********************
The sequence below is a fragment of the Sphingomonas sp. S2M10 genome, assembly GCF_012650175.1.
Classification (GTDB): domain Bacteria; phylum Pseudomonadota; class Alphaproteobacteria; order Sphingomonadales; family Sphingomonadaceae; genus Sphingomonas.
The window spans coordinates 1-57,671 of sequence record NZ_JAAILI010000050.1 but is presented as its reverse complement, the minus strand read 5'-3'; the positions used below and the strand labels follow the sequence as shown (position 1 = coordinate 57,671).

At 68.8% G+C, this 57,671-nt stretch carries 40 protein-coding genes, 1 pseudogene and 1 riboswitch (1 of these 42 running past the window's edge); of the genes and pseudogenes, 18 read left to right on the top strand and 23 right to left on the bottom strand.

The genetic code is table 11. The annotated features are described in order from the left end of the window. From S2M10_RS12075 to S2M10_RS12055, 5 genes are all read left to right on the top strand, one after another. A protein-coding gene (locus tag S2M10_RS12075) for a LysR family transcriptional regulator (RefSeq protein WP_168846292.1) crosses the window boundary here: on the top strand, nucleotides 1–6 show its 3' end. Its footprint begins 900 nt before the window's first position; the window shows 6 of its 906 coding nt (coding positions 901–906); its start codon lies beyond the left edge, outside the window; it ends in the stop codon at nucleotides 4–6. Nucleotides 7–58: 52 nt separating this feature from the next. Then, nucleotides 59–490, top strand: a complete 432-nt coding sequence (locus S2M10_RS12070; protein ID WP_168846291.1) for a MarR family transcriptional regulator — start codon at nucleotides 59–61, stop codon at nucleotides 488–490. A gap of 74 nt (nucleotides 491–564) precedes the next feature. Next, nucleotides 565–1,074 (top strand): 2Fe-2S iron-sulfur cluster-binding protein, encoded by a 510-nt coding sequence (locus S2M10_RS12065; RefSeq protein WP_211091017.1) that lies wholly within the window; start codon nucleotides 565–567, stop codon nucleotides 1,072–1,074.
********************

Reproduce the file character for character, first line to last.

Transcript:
The sequence below is a fragment of the Sphingomonas sp. S2M10 genome, assembly GCF_012650175.1.
Classification (GTDB): domain Bacteria; phylum Pseudomonadota; class Alphaproteobacteria; order Sphingomonadales; family Sphingomonadaceae; genus Sphingomonas.
The window spans coordinates 1-57,671 of sequence record NZ_JAAILI010000050.1 but is presented as its reverse complement, the minus strand read 5'-3'; the positions used below and the strand labels follow the sequence as shown (position 1 = coordinate 57,671).

At 68.8% G+C, this 57,671-nt stretch carries 40 protein-coding genes, 1 pseudogene and 1 riboswitch (1 of these 42 running past the window's edge); of the genes and pseudogenes, 18 read left to right on the top strand and 23 right to left on the bottom strand.

The genetic code is table 11. The annotated features are described in order from the left end of the window. From S2M10_RS12075 to S2M10_RS12055, 5 genes are all read left to right on the top strand, one after another. A protein-coding gene (locus tag S2M10_RS12075) for a LysR family transcriptional regulator (RefSeq protein WP_168846292.1) crosses the window boundary here: on the top strand, nucleotides 1–6 show its 3' end. Its footprint begins 900 nt before the window's first position; the window shows 6 of its 906 coding nt (coding positions 901–906); its start codon lies beyond the left edge, outside the window; it ends in the stop codon at nucleotides 4–6. Nucleotides 7–58: 52 nt separating this feature from the next. Then, nucleotides 59–490, top strand: a complete 432-nt coding sequence (locus S2M10_RS12070; protein ID WP_168846291.1) for a MarR family transcriptional regulator — start codon at nucleotides 59–61, stop codon at nucleotides 488–490. A gap of 74 nt (nucleotides 491–564) precedes the next feature. Next, nucleotides 565–1,074 (top strand): 2Fe-2S iron-sulfur cluster-binding protein, encoded by a 510-nt coding sequence (locus S2M10_RS12065; RefSeq protein WP_211091017.1) that lies wholly within the window; start codon nucleotides 565–567, stop codon nucleotides 1,072–1,074.